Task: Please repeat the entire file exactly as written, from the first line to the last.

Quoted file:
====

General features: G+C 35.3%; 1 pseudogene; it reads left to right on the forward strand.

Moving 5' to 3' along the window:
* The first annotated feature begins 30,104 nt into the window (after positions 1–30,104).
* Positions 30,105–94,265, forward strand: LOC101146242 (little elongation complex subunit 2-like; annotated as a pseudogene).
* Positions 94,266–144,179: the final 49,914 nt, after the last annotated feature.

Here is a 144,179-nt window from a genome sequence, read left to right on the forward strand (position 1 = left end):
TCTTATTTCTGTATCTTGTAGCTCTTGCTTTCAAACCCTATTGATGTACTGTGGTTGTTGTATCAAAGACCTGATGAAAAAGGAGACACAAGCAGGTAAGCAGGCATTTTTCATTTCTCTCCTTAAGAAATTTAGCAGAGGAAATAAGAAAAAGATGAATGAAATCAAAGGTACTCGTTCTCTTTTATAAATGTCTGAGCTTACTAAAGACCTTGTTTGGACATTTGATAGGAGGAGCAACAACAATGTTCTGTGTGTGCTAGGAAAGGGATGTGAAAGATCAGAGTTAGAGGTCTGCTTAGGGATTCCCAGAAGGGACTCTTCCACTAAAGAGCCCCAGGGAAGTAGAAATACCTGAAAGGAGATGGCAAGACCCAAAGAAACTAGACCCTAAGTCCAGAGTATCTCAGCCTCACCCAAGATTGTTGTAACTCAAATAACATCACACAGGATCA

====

General features: G+C 35.3%; 1 pseudogene; it reads left to right on the forward strand.

Moving 5' to 3' along the window:
* The first annotated feature begins 30,104 nt into the window (after positions 1–30,104).
* Positions 30,105–94,265, forward strand: LOC101146242 (little elongation complex subunit 2-like; annotated as a pseudogene).
* Positions 94,266–144,179: the final 49,914 nt, after the last annotated feature.

Here is a 144,179-nt window from a genome sequence, read left to right on the forward strand (position 1 = left end):
TCTTATTTCTGTATCTTGTAGCTCTTGCTTTCAAACCCTATTGATGTACTGTGGTTGTTGTATCAAAGACCTGATGAAAAAGGAGACACAAGCAGGTAAGCAGGCATTTTTCATTTCTCTCCTTAAGAAATTTAGCAGAGGAAATAAGAAAAAGATGAATGAAATCAAAGGTACTCGTTCTCTTTTATAAATGTCTGAGCTTACTAAAGACCTTGTTTGGACATTTGATAGGAGGAGCAACAACAATGTTCTGTGTGTGCTAGGAAAGGGATGTGAAAGATCAGAGTTAGAGGTCTGCTTAGGGATTCCCAGAAGGGACTCTTCCACTAAAGAGCCCCAGGGAAGTAGAAATACCTGAAAGGAGATGGCAAGACCCAAAGAAACTAGACCCTAAGTCCAGAGTATCTCAGCCTCACCCAAGATTGTTGTAACTCAAATAACATCACACAGGATCA